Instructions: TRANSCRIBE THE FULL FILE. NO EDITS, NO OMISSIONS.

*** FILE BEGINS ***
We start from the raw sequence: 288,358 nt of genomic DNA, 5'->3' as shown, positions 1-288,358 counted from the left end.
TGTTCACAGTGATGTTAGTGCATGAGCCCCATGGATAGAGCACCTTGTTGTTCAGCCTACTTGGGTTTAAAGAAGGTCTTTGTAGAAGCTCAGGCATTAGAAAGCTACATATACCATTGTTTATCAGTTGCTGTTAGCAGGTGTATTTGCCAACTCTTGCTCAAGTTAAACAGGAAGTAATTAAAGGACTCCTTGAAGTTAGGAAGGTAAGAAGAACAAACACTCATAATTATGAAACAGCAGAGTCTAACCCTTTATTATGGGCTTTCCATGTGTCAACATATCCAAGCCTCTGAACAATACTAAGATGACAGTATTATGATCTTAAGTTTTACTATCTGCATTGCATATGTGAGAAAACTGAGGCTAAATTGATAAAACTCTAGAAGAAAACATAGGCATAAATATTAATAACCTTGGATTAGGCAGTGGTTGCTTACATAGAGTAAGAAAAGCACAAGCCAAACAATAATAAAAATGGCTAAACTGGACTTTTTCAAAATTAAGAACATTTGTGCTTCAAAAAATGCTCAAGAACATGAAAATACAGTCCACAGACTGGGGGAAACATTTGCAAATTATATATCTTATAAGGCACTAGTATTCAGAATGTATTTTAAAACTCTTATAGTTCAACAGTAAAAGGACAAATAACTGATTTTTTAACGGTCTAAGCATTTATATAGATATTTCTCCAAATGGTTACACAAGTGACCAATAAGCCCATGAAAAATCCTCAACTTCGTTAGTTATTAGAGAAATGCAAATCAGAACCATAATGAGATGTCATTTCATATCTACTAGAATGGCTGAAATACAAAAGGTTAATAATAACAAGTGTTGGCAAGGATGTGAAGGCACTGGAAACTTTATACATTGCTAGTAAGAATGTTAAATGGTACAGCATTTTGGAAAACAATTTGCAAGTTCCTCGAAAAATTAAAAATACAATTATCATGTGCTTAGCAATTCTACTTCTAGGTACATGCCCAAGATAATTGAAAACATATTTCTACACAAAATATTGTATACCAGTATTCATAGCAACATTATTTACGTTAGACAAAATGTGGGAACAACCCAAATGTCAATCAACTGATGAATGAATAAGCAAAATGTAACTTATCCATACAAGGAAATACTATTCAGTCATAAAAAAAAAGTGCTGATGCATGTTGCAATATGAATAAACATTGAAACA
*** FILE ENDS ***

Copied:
We start from the raw sequence: 288,358 nt of genomic DNA, 5'->3' as shown, positions 1-288,358 counted from the left end.
TGTTCACAGTGATGTTAGTGCATGAGCCCCATGGATAGAGCACCTTGTTGTTCAGCCTACTTGGGTTTAAAGAAGGTCTTTGTAGAAGCTCAGGCATTAGAAAGCTACATATACCATTGTTTATCAGTTGCTGTTAGCAGGTGTATTTGCCAACTCTTGCTCAAGTTAAACAGGAAGTAATTAAAGGACTCCTTGAAGTTAGGAAGGTAAGAAGAACAAACACTCATAATTATGAAACAGCAGAGTCTAACCCTTTATTATGGGCTTTCCATGTGTCAACATATCCAAGCCTCTGAACAATACTAAGATGACAGTATTATGATCTTAAGTTTTACTATCTGCATTGCATATGTGAGAAAACTGAGGCTAAATTGATAAAACTCTAGAAGAAAACATAGGCATAAATATTAATAACCTTGGATTAGGCAGTGGTTGCTTACATAGAGTAAGAAAAGCACAAGCCAAACAATAATAAAAATGGCTAAACTGGACTTTTTCAAAATTAAGAACATTTGTGCTTCAAAAAATGCTCAAGAACATGAAAATACAGTCCACAGACTGGGGGAAACATTTGCAAATTATATATCTTATAAGGCACTAGTATTCAGAATGTATTTTAAAACTCTTATAGTTCAACAGTAAAAGGACAAATAACTGATTTTTTAACGGTCTAAGCATTTATATAGATATTTCTCCAAATGGTTACACAAGTGACCAATAAGCCCATGAAAAATCCTCAACTTCGTTAGTTATTAGAGAAATGCAAATCAGAACCATAATGAGATGTCATTTCATATCTACTAGAATGGCTGAAATACAAAAGGTTAATAATAACAAGTGTTGGCAAGGATGTGAAGGCACTGGAAACTTTATACATTGCTAGTAAGAATGTTAAATGGTACAGCATTTTGGAAAACAATTTGCAAGTTCCTCGAAAAATTAAAAATACAATTATCATGTGCTTAGCAATTCTACTTCTAGGTACATGCCCAAGATAATTGAAAACATATTTCTACACAAAATATTGTATACCAGTATTCATAGCAACATTATTTACGTTAGACAAAATGTGGGAACAACCCAAATGTCAATCAACTGATGAATGAATAAGCAAAATGTAACTTATCCATACAAGGAAATACTATTCAGTCATAAAAAAAAAGTGCTGATGCATGTTGCAATATGAATAAACATTGAAACA